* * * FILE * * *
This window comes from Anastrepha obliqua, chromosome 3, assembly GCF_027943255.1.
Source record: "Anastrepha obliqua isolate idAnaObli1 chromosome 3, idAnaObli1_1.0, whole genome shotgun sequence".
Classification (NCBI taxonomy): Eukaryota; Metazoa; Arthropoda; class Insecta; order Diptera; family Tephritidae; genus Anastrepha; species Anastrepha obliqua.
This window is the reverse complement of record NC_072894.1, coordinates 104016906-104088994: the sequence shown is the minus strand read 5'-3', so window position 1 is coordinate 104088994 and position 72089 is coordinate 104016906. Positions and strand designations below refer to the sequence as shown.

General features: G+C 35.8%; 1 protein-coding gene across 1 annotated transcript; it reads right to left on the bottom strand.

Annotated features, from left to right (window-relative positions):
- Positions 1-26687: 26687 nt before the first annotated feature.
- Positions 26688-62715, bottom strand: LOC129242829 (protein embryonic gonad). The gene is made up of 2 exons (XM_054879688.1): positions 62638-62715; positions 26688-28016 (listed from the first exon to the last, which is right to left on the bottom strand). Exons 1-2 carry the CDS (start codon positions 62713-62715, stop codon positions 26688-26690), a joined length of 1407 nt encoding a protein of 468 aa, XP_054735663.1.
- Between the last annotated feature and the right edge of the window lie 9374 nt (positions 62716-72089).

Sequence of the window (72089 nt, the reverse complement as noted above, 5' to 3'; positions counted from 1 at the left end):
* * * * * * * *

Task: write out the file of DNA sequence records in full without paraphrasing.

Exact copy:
This window comes from Anastrepha obliqua, chromosome 3, assembly GCF_027943255.1.
Source record: "Anastrepha obliqua isolate idAnaObli1 chromosome 3, idAnaObli1_1.0, whole genome shotgun sequence".
Classification (NCBI taxonomy): Eukaryota; Metazoa; Arthropoda; class Insecta; order Diptera; family Tephritidae; genus Anastrepha; species Anastrepha obliqua.
This window is the reverse complement of record NC_072894.1, coordinates 104016906-104088994: the sequence shown is the minus strand read 5'-3', so window position 1 is coordinate 104088994 and position 72089 is coordinate 104016906. Positions and strand designations below refer to the sequence as shown.

General features: G+C 35.8%; 1 protein-coding gene across 1 annotated transcript; it reads right to left on the bottom strand.

Annotated features, from left to right (window-relative positions):
- Positions 1-26687: 26687 nt before the first annotated feature.
- Positions 26688-62715, bottom strand: LOC129242829 (protein embryonic gonad). The gene is made up of 2 exons (XM_054879688.1): positions 62638-62715; positions 26688-28016 (listed from the first exon to the last, which is right to left on the bottom strand). Exons 1-2 carry the CDS (start codon positions 62713-62715, stop codon positions 26688-26690), a joined length of 1407 nt encoding a protein of 468 aa, XP_054735663.1.
- Between the last annotated feature and the right edge of the window lie 9374 nt (positions 62716-72089).

Sequence of the window (72089 nt, the reverse complement as noted above, 5' to 3'; positions counted from 1 at the left end):